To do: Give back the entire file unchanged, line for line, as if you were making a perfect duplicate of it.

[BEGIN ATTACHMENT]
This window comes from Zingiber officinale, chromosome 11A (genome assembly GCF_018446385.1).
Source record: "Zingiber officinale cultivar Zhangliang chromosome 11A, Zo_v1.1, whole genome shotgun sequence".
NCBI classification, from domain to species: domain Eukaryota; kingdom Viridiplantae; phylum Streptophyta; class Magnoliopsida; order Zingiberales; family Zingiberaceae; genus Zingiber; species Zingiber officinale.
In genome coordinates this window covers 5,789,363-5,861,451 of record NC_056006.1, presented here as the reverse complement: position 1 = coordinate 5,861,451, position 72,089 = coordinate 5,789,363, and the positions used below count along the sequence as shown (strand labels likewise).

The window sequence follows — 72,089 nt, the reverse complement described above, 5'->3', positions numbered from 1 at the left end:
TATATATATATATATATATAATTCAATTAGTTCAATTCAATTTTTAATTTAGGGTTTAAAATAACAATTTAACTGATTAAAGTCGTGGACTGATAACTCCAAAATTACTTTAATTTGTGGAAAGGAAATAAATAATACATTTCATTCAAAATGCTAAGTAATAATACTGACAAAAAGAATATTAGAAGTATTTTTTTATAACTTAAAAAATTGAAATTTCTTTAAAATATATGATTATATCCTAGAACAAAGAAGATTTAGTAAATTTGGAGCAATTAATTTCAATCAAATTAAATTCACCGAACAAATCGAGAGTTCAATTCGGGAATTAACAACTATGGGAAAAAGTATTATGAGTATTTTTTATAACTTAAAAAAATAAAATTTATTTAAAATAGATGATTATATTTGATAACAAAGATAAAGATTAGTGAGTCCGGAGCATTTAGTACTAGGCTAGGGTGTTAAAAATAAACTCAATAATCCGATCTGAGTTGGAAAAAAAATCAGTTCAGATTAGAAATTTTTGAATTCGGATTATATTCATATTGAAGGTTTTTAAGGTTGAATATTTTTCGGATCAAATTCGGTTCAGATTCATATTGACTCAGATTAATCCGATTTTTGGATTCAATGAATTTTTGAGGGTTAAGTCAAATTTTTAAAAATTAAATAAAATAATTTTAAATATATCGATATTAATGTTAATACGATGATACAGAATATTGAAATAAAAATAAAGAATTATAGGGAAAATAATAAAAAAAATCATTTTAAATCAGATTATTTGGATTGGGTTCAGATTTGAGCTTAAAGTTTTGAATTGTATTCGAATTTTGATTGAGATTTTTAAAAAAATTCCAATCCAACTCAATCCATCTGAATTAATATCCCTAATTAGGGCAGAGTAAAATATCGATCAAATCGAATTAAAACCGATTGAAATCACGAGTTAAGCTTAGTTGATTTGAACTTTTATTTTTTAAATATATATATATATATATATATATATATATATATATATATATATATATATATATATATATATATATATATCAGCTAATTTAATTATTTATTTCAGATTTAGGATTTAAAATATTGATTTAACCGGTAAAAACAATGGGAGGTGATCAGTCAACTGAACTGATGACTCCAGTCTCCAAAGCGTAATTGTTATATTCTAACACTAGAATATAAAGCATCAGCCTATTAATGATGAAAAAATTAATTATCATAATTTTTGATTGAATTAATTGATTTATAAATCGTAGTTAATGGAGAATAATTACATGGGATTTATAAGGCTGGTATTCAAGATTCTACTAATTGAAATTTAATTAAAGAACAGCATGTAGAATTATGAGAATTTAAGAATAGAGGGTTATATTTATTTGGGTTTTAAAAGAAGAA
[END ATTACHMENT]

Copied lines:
This window comes from Zingiber officinale, chromosome 11A (genome assembly GCF_018446385.1).
Source record: "Zingiber officinale cultivar Zhangliang chromosome 11A, Zo_v1.1, whole genome shotgun sequence".
NCBI classification, from domain to species: domain Eukaryota; kingdom Viridiplantae; phylum Streptophyta; class Magnoliopsida; order Zingiberales; family Zingiberaceae; genus Zingiber; species Zingiber officinale.
In genome coordinates this window covers 5,789,363-5,861,451 of record NC_056006.1, presented here as the reverse complement: position 1 = coordinate 5,861,451, position 72,089 = coordinate 5,789,363, and the positions used below count along the sequence as shown (strand labels likewise).

The window sequence follows — 72,089 nt, the reverse complement described above, 5'->3', positions numbered from 1 at the left end:
TATATATATATATATATATAATTCAATTAGTTCAATTCAATTTTTAATTTAGGGTTTAAAATAACAATTTAACTGATTAAAGTCGTGGACTGATAACTCCAAAATTACTTTAATTTGTGGAAAGGAAATAAATAATACATTTCATTCAAAATGCTAAGTAATAATACTGACAAAAAGAATATTAGAAGTATTTTTTTATAACTTAAAAAATTGAAATTTCTTTAAAATATATGATTATATCCTAGAACAAAGAAGATTTAGTAAATTTGGAGCAATTAATTTCAATCAAATTAAATTCACCGAACAAATCGAGAGTTCAATTCGGGAATTAACAACTATGGGAAAAAGTATTATGAGTATTTTTTATAACTTAAAAAAATAAAATTTATTTAAAATAGATGATTATATTTGATAACAAAGATAAAGATTAGTGAGTCCGGAGCATTTAGTACTAGGCTAGGGTGTTAAAAATAAACTCAATAATCCGATCTGAGTTGGAAAAAAAATCAGTTCAGATTAGAAATTTTTGAATTCGGATTATATTCATATTGAAGGTTTTTAAGGTTGAATATTTTTCGGATCAAATTCGGTTCAGATTCATATTGACTCAGATTAATCCGATTTTTGGATTCAATGAATTTTTGAGGGTTAAGTCAAATTTTTAAAAATTAAATAAAATAATTTTAAATATATCGATATTAATGTTAATACGATGATACAGAATATTGAAATAAAAATAAAGAATTATAGGGAAAATAATAAAAAAAATCATTTTAAATCAGATTATTTGGATTGGGTTCAGATTTGAGCTTAAAGTTTTGAATTGTATTCGAATTTTGATTGAGATTTTTAAAAAAATTCCAATCCAACTCAATCCATCTGAATTAATATCCCTAATTAGGGCAGAGTAAAATATCGATCAAATCGAATTAAAACCGATTGAAATCACGAGTTAAGCTTAGTTGATTTGAACTTTTATTTTTTAAATATATATATATATATATATATATATATATATATATATATATATATATATATATATATATATATATATATCAGCTAATTTAATTATTTATTTCAGATTTAGGATTTAAAATATTGATTTAACCGGTAAAAACAATGGGAGGTGATCAGTCAACTGAACTGATGACTCCAGTCTCCAAAGCGTAATTGTTATATTCTAACACTAGAATATAAAGCATCAGCCTATTAATGATGAAAAAATTAATTATCATAATTTTTGATTGAATTAATTGATTTATAAATCGTAGTTAATGGAGAATAATTACATGGGATTTATAAGGCTGGTATTCAAGATTCTACTAATTGAAATTTAATTAAAGAACAGCATGTAGAATTATGAGAATTTAAGAATAGAGGGTTATATTTATTTGGGTTTTAAAAGAAGAA